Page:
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Christopher Columbus' lost ship may have been found

The Santa Maria was one of the three ships Christopher Columbus used to sail to the Americas in 1492 before it sank off the coast of Haiti.
By Aileen Graef   |   May 13, 2014 at 8:00 AM   |   Comments

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PORT-AU-PRINCE, Haiti, May 13 (UPI) -- The wreckage of Christopher Columbus' lost ship, the Santa Maria, may have been discovered off the coast of Haiti.

On an expedition sponsored by the History Channel, one of the top U.S. underwater archaeological investigators, Barry Clifford, has said he found a wreck that could very well be the lost vessel.

"All the geographical, underwater topography and archaeological evidence strongly suggests that this wreck is Columbus' famous flagship, the Santa Maria," said Clifford.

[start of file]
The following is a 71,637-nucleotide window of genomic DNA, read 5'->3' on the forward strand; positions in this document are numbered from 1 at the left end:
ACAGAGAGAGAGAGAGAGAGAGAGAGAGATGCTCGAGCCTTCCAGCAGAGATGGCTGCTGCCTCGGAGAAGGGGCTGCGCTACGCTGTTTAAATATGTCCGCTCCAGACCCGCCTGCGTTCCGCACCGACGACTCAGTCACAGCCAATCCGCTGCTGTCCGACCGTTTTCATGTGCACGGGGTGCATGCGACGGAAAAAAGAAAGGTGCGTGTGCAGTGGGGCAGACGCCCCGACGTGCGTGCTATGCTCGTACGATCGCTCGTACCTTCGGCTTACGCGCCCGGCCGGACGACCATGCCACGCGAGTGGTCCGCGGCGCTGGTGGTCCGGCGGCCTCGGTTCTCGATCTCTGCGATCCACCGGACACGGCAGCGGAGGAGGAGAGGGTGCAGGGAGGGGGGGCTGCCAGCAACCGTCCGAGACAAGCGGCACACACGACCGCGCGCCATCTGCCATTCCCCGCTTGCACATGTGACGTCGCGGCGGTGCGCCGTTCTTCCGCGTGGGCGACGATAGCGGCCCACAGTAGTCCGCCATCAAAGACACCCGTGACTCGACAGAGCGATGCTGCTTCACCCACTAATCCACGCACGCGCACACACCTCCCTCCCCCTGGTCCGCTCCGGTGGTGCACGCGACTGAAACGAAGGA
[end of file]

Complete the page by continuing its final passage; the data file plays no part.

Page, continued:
Columbus and his crew were headed from the Bahamas to Haiti when the Santa Maria ran into a reef off the north shore. They were able to salvage some timber and make a fort in Haiti. Clifford found the site by locating the fort Columbus described in his diary, and then tracking the ship's location from that description.

After locating the fort, Clifford realized they had examined this wreck 10 years prior but without knowledge of the its potential significance. He reviewed photos of the wreck from his original examination and found evidence consistent with the Columbus era, including a probable cannon that was aboard the ship.

When Clifford returned to the ship, he found the cannon and other artifacts had been looted by raiders. He is now working with the Haitian government to preserve the ship for a more in-depth investigation.

"Ideally, if excavations go well and depending on the state of preservation of any buried timber, it may ultimately be possible to lift any surviving remains of the vessel, fully conserve them and then put them on permanent public exhibition in a museum in Haiti," Clifford told The Independent. "I believe that, treated in this way, the wreck has the potential to play a major role in helping to further develop Haiti's tourism industry in the future."

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